• tiktok

Posted on 2nd March 2022

Ryall’s passion for horseracing opened the door to many opportunities

Tom Ryall’s racing career started when he headed to the National Horseracing College in Doncaster to learn to ride a horse. After completing the three-month foundation course he landed a job working for Harry Fry where he stayed for seven seasons and progressed through the ranks to become Assistant Head Person.

Injury got Tom thinking about his future career path, and after using Racing Welfare’s Careers Advice & Training Service (CATS) and researching potential options on the Careers in Racing website he secured a job as trainee Clerk of the Course with The Jockey Club. Since then, he has gone on to become Clerk of the Course for Warwick & Nottingham Racecourses.

How have you progressed in your Clerking career thus far?

“My training was based at Haydock Park and overseen by their Clerk of the Course Kirkland Tellwright. When I got the role I had little turf management knowledge, but during my two years there I spent time shadowing different Clerks and groundstaff from within the JCR team and gaining the necessary qualifications.

“I then spent five months as a cover Clerk before an opportunity arose to become full-time Clerk at Nottingham & Warwick.”

The view on course at Warwick where Tom is now Clerk of the Course

“Preparation for each raceday starts as soon as the previous fixture is over, and what needs to be done can be different every time.”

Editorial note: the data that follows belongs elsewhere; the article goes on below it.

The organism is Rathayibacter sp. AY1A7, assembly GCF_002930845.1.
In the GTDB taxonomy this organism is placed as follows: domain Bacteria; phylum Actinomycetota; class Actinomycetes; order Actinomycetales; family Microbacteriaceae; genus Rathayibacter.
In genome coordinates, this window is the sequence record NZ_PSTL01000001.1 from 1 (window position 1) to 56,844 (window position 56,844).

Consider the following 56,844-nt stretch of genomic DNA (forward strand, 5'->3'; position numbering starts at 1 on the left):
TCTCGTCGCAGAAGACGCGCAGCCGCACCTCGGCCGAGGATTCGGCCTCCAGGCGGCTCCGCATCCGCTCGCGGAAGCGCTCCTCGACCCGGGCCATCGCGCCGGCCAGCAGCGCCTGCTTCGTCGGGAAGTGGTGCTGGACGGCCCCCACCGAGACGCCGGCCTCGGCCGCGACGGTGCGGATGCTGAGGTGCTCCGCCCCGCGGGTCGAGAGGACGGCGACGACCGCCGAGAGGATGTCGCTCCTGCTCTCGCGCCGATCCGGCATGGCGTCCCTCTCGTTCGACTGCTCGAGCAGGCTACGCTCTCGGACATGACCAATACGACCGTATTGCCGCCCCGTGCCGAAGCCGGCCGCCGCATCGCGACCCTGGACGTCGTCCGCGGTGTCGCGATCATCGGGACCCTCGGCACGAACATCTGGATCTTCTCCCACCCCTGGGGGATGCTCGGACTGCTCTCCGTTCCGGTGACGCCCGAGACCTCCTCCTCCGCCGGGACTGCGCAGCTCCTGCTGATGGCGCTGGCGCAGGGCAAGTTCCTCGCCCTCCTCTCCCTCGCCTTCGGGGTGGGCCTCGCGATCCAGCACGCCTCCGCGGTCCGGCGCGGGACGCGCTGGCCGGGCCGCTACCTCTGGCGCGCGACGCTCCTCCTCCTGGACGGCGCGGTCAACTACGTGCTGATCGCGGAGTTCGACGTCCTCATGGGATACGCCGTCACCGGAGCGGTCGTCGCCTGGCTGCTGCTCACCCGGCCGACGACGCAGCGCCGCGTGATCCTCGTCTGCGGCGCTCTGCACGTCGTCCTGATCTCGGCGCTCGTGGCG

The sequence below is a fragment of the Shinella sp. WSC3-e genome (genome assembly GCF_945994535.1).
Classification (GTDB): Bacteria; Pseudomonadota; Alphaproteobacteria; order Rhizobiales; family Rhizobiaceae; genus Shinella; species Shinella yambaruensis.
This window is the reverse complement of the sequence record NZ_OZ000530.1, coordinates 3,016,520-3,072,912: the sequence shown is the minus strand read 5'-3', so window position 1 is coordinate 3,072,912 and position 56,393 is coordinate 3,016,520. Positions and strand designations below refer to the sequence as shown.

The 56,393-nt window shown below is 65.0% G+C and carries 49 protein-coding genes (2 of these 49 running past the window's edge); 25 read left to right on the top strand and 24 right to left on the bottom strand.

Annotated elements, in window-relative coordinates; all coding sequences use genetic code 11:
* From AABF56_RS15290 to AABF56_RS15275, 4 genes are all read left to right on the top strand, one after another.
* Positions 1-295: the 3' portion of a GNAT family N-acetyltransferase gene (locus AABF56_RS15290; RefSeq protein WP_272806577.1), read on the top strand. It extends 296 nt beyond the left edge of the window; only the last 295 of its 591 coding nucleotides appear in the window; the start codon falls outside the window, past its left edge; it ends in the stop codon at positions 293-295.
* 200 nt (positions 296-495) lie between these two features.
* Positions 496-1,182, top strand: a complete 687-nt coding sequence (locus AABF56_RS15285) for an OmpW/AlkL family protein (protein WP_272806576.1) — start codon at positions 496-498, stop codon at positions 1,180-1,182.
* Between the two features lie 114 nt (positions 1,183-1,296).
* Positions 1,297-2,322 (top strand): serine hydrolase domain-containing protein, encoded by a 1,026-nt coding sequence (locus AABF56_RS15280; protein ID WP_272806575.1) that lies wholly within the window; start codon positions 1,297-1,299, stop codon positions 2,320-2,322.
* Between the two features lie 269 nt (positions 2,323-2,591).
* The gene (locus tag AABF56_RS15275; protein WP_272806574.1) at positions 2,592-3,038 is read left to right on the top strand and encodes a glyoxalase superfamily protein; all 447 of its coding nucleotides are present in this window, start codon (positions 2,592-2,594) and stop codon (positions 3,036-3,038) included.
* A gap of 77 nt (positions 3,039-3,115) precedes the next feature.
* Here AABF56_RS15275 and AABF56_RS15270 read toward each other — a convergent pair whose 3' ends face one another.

How do you work alongside the groundstaff to prepare the racecourse for each fixture?

“I’m fortunate to have fantastic support from my two Head Groundmen, Joe Pogson at Nottingham and Guy Woodward at Warwick as well as our full-time and casual staff at each course.

“Preparation for each raceday starts as soon as the previous fixture is over, and what needs to be done can be different every time. Track repairs are always required, these typically take two to three days depending on the extent of the damage. As well as this the groundstaff are very much involved cleaning and preparation of the racecourse stables, maintaining the parade ring, lawns and flowers and repairing fences on the course.

“The weather forecast always plays a large role. In the run up to Warwick’s Kingmaker fixture cold temperatures and frosts were forecast and we were ready to cover the entire track in frost sheets. Fortunately, the colder temperatures didn’t quite materialise and we were able to ensure safe ground just by covering the take-off and landing areas around the jumps.”

A wintery scene. The team had to deploy the frost sheets around the jumps at recent fixtures.

“There is always room to grow and better yourself within the industry and endless opportunities for further training.”

One of the groundstaff team alongside Tom at Warwick is Luke Randall. Luke came into the industry as an apprentice grounds person. When asked what he enjoyed most about being groundstaff he said “There is always room to grow and better yourself within the industry and endless opportunities for further training. Spending your days outside and working towards an end product of producing the best racing surface is very rewarding. It can be tough at times with weather conditions, but we all love a challenge.

Groundstaff like Luke Randall are responsible for more than just the turf.

 

“I would highly encourage anyone to get into the industry especially within horse racing as it’s a unique sport when it comes to turf management.”

You can find out more about CATS here and see more #GroundsWeek insights from The Jockey Club here.

Article via Racecourse Association

View all News
The Yorkshire Society   Diversity Inclusion Logo